Homework time means you will attempt to play your first song. Played in the key of C, get ready to play "Heart and Soul," and put all you've learned so far into practice. First you will learn key finger numbers, which suggest which fingers should be used for which notes. This creates a pattern used with your fingers and establishes muscle memory. Next your instructor breaks the melody down into sections for you to watch and practice along.
Section 1 starts with middle C using your middle finger. Section 2 starts on E using your middle finger. Note: Sections 1 and 2 use the same fingers and same rhythm but are just played in a different location on the piano. Try to copy the first two segments your instructor shows you, then add on the last section he demonstrates.
This could take hours or days, but stick with it. We recommend you master each lesson before moving on to the next. The more you practice, the better you'll get.
Fingers are numbered. Thumbs start as number one. Then fingers are numbered 2, 3, 4, 5 respectively with pinky being last.
Practicing a song over and over with the same fingers placed on the same keys will create muscle memory. Before you know it, playing the song will be second nature to you.
Pay attention to the segments that Kevin breaks the song into. Breaking this tune down in to chunks will help to ease the learning curve.
C Major is the easiest scale to master. Kevin gets into detail about proper fingering and playing of the C major scale. He also teaches the Chromatic scale, and identifies tones and semi-tones or 1/2 steps or whole steps. He ends with a demonstration of playing in time with a metronome.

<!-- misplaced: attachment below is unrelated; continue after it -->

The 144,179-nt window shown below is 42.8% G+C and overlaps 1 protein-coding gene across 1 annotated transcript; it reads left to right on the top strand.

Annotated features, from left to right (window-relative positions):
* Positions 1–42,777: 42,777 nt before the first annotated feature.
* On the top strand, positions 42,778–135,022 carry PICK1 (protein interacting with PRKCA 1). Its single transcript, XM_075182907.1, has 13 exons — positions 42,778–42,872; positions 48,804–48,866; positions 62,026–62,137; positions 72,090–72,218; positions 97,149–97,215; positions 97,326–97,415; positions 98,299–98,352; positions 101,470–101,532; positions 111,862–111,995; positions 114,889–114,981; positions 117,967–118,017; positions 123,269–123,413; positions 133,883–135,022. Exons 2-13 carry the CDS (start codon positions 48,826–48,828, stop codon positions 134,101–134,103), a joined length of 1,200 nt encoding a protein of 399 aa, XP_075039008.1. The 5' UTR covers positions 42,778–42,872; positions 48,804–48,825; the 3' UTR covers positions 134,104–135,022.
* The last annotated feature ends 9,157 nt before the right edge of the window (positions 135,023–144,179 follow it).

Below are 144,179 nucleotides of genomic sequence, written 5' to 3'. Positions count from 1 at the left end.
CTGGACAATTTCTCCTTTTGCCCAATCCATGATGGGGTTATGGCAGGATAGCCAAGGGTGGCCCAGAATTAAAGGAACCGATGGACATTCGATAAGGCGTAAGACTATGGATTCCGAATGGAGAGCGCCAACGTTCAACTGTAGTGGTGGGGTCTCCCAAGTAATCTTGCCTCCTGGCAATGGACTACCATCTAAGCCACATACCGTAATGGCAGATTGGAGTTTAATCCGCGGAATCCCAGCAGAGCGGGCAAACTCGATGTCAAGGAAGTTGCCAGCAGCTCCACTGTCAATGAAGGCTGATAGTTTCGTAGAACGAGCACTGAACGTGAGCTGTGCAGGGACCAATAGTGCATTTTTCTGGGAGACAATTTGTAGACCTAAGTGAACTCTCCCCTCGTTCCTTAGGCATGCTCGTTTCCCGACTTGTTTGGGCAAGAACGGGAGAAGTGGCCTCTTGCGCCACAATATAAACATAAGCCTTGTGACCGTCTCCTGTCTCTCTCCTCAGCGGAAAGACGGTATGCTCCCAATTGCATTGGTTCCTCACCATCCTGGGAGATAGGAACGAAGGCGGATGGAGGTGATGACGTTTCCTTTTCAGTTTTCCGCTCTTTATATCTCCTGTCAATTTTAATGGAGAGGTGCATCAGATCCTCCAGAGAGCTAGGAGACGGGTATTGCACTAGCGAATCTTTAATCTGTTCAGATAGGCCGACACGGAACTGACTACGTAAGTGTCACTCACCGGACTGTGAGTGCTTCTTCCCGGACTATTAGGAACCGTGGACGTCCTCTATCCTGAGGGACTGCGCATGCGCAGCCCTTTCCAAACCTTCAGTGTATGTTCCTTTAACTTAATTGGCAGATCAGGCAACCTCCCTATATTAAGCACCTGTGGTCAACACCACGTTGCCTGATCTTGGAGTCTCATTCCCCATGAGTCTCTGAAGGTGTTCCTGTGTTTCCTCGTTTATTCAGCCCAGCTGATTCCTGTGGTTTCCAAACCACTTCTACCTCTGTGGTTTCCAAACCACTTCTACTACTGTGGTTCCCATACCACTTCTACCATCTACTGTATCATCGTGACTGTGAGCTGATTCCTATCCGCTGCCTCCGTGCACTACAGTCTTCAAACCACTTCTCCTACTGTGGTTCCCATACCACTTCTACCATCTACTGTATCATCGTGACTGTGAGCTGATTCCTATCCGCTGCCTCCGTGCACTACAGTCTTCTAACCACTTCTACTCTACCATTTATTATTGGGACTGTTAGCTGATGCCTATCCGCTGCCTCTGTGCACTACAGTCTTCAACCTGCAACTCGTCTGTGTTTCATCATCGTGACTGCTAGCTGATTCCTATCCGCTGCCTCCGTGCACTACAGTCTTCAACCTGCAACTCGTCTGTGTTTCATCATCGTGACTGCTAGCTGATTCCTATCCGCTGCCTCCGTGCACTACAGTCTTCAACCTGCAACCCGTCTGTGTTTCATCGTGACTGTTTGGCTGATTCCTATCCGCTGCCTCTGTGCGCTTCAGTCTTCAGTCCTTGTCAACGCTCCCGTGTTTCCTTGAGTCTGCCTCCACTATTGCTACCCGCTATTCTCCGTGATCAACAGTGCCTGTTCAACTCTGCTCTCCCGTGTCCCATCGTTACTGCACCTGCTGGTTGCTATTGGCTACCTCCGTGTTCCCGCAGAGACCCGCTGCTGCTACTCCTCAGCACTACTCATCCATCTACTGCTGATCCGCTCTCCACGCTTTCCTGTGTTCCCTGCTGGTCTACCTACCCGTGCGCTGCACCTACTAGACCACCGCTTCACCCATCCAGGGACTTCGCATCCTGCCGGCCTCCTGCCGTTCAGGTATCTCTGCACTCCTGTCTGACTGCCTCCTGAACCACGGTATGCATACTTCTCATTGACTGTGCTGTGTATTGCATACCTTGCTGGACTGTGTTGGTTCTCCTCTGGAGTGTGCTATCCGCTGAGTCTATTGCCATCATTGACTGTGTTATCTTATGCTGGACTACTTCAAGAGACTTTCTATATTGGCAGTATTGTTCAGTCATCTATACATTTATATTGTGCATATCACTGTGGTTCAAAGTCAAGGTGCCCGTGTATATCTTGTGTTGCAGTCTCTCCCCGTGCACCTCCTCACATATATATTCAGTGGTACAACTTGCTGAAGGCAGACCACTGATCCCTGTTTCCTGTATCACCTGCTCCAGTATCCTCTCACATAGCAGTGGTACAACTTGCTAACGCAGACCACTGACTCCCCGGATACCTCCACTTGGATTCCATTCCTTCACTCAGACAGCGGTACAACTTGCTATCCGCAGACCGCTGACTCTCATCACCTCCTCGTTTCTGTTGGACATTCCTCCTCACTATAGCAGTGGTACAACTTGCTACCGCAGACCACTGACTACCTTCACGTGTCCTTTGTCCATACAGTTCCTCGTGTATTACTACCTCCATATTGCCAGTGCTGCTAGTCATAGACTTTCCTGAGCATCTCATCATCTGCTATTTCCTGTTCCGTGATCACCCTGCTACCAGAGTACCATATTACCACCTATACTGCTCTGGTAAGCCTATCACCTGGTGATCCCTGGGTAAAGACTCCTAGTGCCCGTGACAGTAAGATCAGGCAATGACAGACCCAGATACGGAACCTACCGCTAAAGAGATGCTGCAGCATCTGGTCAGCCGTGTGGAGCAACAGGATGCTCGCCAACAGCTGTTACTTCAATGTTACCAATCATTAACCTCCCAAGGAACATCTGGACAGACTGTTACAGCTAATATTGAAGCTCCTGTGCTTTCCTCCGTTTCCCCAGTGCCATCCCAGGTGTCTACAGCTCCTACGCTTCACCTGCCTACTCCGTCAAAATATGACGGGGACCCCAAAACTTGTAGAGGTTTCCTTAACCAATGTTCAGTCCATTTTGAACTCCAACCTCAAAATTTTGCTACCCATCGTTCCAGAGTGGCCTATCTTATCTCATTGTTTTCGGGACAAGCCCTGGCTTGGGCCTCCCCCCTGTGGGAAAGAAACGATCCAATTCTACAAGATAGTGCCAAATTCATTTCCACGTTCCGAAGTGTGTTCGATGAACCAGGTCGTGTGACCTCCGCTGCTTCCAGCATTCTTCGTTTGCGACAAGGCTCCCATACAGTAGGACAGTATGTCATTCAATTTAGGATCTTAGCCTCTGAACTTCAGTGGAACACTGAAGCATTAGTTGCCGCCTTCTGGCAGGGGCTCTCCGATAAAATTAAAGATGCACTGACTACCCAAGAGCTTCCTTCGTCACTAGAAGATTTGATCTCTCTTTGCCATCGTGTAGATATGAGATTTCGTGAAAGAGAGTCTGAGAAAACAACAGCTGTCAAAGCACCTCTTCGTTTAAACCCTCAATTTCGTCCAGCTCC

Keep practicing until you can easily play the scale without error, forward and backward, and across multiple octaves.
Using a physical or electronic metronome, work on playing notes on the beat. Once you've mastered this rhythm, double your speed and practice.
Try with C and D Major scales.
Don't move on to the next lesson until you have C Major down pat, forward and backward, and on rhythm.
A step is the relationship between two notes, also known as an interval. A half step results when you play two adjacent keys on the piano. A whole step is two half steps.
Have fingers prepared and in the correct position in order to play a flowing scale.
The C is the white key to left of any set of 2 black keys.
Start with thumb on C and play 1, 2, 3, then with thumb (already tucked under) start over with thumb - 1 - 2 - 3 - 4 - 5 - then back 4 - 3 - 2 - 1, move 3rd finger over, then 3 - 2 - 1. Note: as soon as the thumb is lifted off the first note, it should be tucked under and ready to play the fourth note in the scale.
This is also called going up in semi-tones.
A combination of whole steps and half steps: tone (whole) - tone (whole) - semitone (half) - tone (whole) - tone (whole) - tone (whole) - semi-tone (half)
Playing all keys between one note (such as C) to the next same note (such as C) is called playing the chromatic scale.
A metronome is a device used by musicians that marks time at a specific pace by ticking at that pace. It provides a constant beat. There are free metronome apps available on both iPhone and Android devices.